Week 50 Lord, Show Us the Way!

By Elizabeth Yeamans Simrell (Guest Blogger)

Week 50

Scripture Readings: Psalm 143-145

Key Verse: Psalm 143:10 (NIV, Life Application Bible)

“Teach me to do your will,

for you are my God;

may your good Spirit

lead me on level ground.”

This is a psalm of David, a psalm of a time when David was falling into a deep depression and losing hope, so he appealed to God for help. He starts the psalm asking for mercy, asking for relief while his enemies are in hot pursuit.

David knew that when he needed help, he could rely on God to comfort him and support him. He knew that no matter what happened, God was in control and could help him through what might seem impossible at the time. David was in a desperate place and acknowledged his need for God, saying, “I thirst for you like a parched land.”

David calls out to God, saying, “show me the way I should go, for to you I entrust my life.” He asks for help, knowing that God wants him to lean on him in times of trouble.

And David knew that God knew what was best, so even though he asks for deliverance from his enemies and his anguish, he acknowledges that God’s will is best—he asks God to show him, to teach him to do his will, knowing that God’s will can lead him to “level ground.”

The psalm ends with: “for I am your servant.” David in all of his desperation, his fear, and his exhaustion, releases his control to God, saying, “teach me,” “show me the way I should go,” and “I am your servant.”

Are we able to let go, to humble ourselves before God, acknowledging that we don’t know everything, that we need help, that we know that he knows what we don’t know, that he can do what we can’t do, that he is our Lord and our God for whom nothing is impossible?

Are we able to lean on God and let him show us the way? Are we able to open our hearts and let him guide us where he wants us to go? Are we willing to be his servants?

May we have the faith of David that we can call on God when we are in despair. May we seek him and trust him. May we thirst for God, so that we may know him more intimately, follow him more closely, love him more deeply. Lord, show us the way.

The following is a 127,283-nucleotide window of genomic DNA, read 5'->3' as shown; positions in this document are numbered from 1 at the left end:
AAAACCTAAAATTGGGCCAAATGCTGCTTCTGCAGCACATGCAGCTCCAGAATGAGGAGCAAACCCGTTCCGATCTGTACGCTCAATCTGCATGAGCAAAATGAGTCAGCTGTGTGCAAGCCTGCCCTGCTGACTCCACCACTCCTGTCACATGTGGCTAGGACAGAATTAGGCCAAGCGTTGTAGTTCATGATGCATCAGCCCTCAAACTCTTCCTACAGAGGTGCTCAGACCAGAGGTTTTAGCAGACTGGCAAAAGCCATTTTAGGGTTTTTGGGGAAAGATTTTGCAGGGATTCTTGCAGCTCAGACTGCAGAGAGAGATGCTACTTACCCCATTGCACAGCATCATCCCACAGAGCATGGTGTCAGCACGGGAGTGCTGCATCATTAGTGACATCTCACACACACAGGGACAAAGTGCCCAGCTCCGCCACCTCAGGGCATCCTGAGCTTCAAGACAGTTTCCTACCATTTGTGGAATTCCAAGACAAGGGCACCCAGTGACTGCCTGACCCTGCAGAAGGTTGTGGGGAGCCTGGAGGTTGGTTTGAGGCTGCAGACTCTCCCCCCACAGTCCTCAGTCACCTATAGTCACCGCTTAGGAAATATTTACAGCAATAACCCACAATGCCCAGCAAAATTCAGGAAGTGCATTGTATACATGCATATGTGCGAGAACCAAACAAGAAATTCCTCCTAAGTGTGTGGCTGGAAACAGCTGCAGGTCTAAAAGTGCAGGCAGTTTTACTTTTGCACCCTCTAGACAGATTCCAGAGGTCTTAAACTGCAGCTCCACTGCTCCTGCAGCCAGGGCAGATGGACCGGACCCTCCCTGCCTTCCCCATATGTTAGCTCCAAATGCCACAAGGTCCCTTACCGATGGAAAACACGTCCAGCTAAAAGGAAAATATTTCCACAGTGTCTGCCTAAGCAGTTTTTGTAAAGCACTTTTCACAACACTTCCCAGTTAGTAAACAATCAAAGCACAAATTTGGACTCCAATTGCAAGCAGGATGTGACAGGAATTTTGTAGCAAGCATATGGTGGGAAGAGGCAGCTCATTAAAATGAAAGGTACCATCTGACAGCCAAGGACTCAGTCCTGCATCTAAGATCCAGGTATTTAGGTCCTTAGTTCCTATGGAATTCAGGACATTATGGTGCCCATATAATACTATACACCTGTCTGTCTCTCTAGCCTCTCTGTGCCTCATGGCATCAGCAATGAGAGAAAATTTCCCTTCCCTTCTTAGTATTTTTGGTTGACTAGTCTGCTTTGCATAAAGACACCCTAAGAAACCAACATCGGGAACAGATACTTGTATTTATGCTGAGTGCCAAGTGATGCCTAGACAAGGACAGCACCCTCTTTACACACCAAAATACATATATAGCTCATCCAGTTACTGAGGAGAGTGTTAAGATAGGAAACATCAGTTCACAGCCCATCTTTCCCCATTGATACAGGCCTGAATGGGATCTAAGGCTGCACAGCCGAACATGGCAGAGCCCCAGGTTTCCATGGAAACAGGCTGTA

By Paul Simrell

The Reverend Paul W. Simrell has served for over thirty years in a variety of congregational and institutional settings. He is a recognized minister with standing in the Virginia region of the Christian Church (Disciples of Christ) in the United States and Canada and is nationally endorsed by the Christian Church (Disciples of Christ) for specialized ministry in both pastoral counseling and chaplaincy. Ordained in 1982, he has served congregations in Kentucky, Texas, Florida, and Virginia. He currently serves as the pastor of Elpis Christian Church, a small, historic congregation located just a few miles west of Richmond, Virginia. Elpis is the Greek word meaning “expectant hope.” He also serves on the associate clinical staff of the Virginia Institute of Pastoral Care, Richmond, Virginia, both as a pastoral counselor and a ministerial assessment specialist, specializing in executive, clergy and relationship coaching. He is a graduate of the University of Florida and Lexington Theological Seminary and has done advanced clinical training in chaplaincy and pastoral counseling at the University of Kentucky Medical Center in Lexington, Kentucky, Children’s Medical Center and Parkland Hospital in Dallas, Texas and the Virginia Institute of Pastoral Care in Richmond, Virginia. He is a Certified Pastoral Counselor, an ACPE Practitioner, and a member of the American Association of Christian Counselors. He is a Certified Facilitator of the Prepare-Enrich relationship assessment and skills-building program and served as a volunteer chaplain for over twenty years with the CJW Medical Center campuses in Richmond, Virginia. His avocational interests include playing the piano and drawing. He is very happily married to his wife Elizabeth Yeamans Simrell, a free-lance writer, who is also a Certified Facilitator for the Prepare-Enrich program. Good company in a journey makes the way seem shorter. — Izaak Walton

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